Mandela, Mbeki and Zuma: Contrasting Approaches to Nation-Building

William Gumede (University of the Witwatersrand)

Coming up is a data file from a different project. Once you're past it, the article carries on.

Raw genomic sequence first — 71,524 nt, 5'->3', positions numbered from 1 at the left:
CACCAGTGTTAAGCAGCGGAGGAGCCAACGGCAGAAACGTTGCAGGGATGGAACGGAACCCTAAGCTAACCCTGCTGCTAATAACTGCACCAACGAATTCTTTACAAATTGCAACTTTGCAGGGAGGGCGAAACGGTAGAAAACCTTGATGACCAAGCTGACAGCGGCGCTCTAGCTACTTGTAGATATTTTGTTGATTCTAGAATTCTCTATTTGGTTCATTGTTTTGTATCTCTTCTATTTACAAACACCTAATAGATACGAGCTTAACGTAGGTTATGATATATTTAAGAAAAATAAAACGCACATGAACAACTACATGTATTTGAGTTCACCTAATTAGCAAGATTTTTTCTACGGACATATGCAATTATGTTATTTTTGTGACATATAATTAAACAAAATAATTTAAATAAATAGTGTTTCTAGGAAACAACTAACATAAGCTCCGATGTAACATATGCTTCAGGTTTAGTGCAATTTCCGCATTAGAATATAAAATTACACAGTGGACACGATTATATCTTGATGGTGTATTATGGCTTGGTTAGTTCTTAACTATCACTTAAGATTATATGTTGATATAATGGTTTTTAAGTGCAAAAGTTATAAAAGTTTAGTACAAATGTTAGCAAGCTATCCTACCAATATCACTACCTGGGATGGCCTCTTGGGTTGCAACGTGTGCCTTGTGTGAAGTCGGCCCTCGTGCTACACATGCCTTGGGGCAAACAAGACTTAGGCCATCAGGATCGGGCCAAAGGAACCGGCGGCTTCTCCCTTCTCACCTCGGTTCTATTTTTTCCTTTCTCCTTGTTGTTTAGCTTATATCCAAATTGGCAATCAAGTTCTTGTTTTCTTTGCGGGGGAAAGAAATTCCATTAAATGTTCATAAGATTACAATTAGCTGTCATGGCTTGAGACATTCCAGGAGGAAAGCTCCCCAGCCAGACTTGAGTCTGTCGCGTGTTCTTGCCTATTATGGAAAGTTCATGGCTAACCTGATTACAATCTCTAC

Following colonialism and apartheid – with accompanying ethnic divisions, conflict and state-sponsored economic inequalities - the great challenge is to cobble together a new common South Africanness. Yet, more than 350 years of colonialism and apartheid has meant that South African cultures are not ‘gated communities’, with fixed borders, but more often than overlaps considerably, beyond just the occasional shared word or value. This means that a common South African identity is bound to be one of ‘interconnected differences’. The ethnic, language and regional diversity bequeathed by both colonialism and apartheid must mean that modern South Africanness cannot be but a ‘layered’, interwoven and mosaic. Such a common South African identity and the future will have to be built as a mosaic of the best elements of our diverse pasts and present, histories and cultures. A central pillar of a common South African identity will have to be based on inclusive democracy, ethnic, colour and political diversity, core shared values and empathy for the vulnerable that cut across the racial, colour and political divide. Such a broader South Africanness will have to be based on self-identities that are vested in the commonly held Constitution, democracy, democratic institutions and democratic values. The challenge since the end of formal apartheid in 1994 has been how to build a common South Africanness on the basis of our ‘interconnected differences’, diversity and inclusive democracy. Leadership style matters very much to foster a common South Africanness out of our diversity, ‘interconnected differences’ and shared democracy. The paper will look at the national building approaches of former presidents Nelson Mandela, Thabo Mbeki and Jacob Zuma, and critique their attempts to foster a common South African identity, to make an argument for new approaches.